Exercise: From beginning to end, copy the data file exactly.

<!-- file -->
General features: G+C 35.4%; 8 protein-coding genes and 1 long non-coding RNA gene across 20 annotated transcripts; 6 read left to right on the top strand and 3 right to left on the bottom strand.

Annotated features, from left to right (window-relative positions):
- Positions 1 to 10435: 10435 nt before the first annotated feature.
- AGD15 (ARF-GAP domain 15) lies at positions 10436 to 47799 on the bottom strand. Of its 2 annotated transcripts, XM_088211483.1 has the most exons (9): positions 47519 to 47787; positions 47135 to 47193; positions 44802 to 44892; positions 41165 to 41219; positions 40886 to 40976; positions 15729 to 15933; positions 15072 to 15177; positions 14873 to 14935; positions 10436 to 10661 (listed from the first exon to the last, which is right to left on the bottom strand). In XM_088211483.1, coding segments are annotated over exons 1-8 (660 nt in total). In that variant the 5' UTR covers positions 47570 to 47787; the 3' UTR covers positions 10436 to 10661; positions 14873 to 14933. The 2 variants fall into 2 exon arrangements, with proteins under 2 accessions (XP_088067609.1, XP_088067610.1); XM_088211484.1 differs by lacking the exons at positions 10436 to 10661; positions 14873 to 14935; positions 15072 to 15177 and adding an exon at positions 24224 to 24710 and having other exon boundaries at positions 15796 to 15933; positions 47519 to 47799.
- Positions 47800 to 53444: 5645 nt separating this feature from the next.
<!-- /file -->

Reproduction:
General features: G+C 35.4%; 8 protein-coding genes and 1 long non-coding RNA gene across 20 annotated transcripts; 6 read left to right on the top strand and 3 right to left on the bottom strand.

Annotated features, from left to right (window-relative positions):
- Positions 1 to 10435: 10435 nt before the first annotated feature.
- AGD15 (ARF-GAP domain 15) lies at positions 10436 to 47799 on the bottom strand. Of its 2 annotated transcripts, XM_088211483.1 has the most exons (9): positions 47519 to 47787; positions 47135 to 47193; positions 44802 to 44892; positions 41165 to 41219; positions 40886 to 40976; positions 15729 to 15933; positions 15072 to 15177; positions 14873 to 14935; positions 10436 to 10661 (listed from the first exon to the last, which is right to left on the bottom strand). In XM_088211483.1, coding segments are annotated over exons 1-8 (660 nt in total). In that variant the 5' UTR covers positions 47570 to 47787; the 3' UTR covers positions 10436 to 10661; positions 14873 to 14933. The 2 variants fall into 2 exon arrangements, with proteins under 2 accessions (XP_088067609.1, XP_088067610.1); XM_088211484.1 differs by lacking the exons at positions 10436 to 10661; positions 14873 to 14935; positions 15072 to 15177 and adding an exon at positions 24224 to 24710 and having other exon boundaries at positions 15796 to 15933; positions 47519 to 47799.
- Positions 47800 to 53444: 5645 nt separating this feature from the next.